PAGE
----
Comfort eating coping strategies
Comfort eating coping strategies
Emotional eating is the tendency to eat in times of happiness, stress, anxiety, anger, or sadness. Emotional eating is a huge barrier to weight loss by adding many unnecessary calories to the diet and creating a psychological and physiological reliance on food for emotional coping. Here are my five top strategies to conquering emotional eating once and for all.
The first step in overcoming emotional eating is to get a clearer understanding of when it happens. Keeping a diet journal and make a note of your mood each time you eat. This will allow you to identify episodes of emotional eating. Figure out how often you eat when in bad moods, what time of day, which days of the week, and which foods (keep these foods out of the house!). This will give you insight into your patterns and help you know when to utilise the following strategies.
Don’t Empower Your Vices
By eating during a negative emotion, you are giving food a new power beyond just meeting your nutritional needs. Food becomes a coping strategy, making your desire for it intensify. You begin to believe that you need food to get through bad feelings. Worse yet, studies show that eating high-sugar foods can affect activity in the parts of your brain that manage stress, which will further reinforce your reliance on eating in response to stress. If you feel that you can’t resist eating in response to a bad mood, consider reaching for raw fruit or vegetables since these foods are unlikely to have that effect on your brain.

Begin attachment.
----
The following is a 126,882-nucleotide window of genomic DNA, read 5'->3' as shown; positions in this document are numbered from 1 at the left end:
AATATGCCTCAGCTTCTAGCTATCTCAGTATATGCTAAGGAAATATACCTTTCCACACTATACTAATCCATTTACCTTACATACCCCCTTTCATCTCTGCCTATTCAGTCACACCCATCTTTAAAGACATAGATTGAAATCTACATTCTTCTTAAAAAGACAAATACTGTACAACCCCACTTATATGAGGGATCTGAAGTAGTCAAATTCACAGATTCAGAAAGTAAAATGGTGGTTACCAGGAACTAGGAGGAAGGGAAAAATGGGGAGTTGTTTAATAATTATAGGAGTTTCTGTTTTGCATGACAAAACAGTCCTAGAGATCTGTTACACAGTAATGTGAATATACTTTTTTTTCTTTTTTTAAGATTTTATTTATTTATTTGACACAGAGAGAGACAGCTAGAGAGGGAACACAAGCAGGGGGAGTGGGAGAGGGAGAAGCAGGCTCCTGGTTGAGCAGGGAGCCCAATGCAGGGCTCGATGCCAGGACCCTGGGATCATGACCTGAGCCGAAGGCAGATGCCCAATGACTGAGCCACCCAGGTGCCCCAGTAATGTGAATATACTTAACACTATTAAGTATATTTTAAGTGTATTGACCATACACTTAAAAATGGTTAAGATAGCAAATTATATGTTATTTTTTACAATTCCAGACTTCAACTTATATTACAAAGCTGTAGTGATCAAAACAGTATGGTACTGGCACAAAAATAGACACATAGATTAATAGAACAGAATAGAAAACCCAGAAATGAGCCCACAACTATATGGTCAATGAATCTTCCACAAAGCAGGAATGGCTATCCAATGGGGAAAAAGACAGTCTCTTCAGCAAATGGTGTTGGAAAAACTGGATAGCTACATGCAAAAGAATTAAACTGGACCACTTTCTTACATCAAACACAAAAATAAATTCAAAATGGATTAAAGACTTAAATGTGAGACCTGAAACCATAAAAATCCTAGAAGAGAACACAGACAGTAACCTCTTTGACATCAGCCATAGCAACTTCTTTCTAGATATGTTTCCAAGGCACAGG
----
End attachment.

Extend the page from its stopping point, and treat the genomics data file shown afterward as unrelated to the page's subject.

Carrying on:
Emotional eating tends to be automatic and virtually mindless. Before you even realise what you’re doing, you’ve reached for a tub of ice cream and polished off half of it. But if you can take a moment to pause and reflect when you’re hit with a craving, you give yourself the opportunity to make a different decision.
All you have to do is put off eating for five minutes, or if five minutes seems unmanageable, start with one minute. Don’t tell yourself you can’t give in to the craving; remember, the forbidden is extremely tempting. Just tell yourself to wait. While you’re waiting, check in with yourself. How are you feeling? What’s going on emotionally? Even if you end up eating, you’ll have a better understanding of why you did it. This can help you set yourself up for a different response next time.
The key is to find ways to cope with negative feelings that do not cause more problems. Eating causes more problems, and so does drinking, sleeping too much, and getting lost in TV for hours at a time. Exercise and talking with a supportive friend are good examples of healthy coping. When considering a new coping strategy, ask yourself: “Will doing this make me feel better or worse right now?” and “Will doing this make me feel better or worse tomorrow?” If you can say “better” to both questions, it is probably a healthy coping strategy. There is no sense in feeling better in the moment if it costs you tomorrow.
When you succeed in not giving into a craving reward yourself with something unrelated to food. This doesn’t have to be huge and could be as simple as reading a magazine, taking time out to paint your nails or putting some money aside for a new outfit for when you reach your goal. Share your successes and post on the Facebook group, its there to help you in times when you cant accomplish it alone.
Emotional hunger vs. Physical hunger
- Emotional hunger comes on suddenly
- Emotional hunger feels like it needs to be satisfied instantly
- Emotional hunger craves specific comfort foods
- Emotional hunger isn’t satisfied with a full stomach
- Emotional eating triggers feelings of guilt, powerlessness, and shame
- Physical hunger comes on gradually
- Physical hunger can wait
- Physical hunger is open to options–lots of things sound good
- Physical hunger stops when you’re full
- Eating to satisfy physical hunger doesn’t make you feel bad about yourself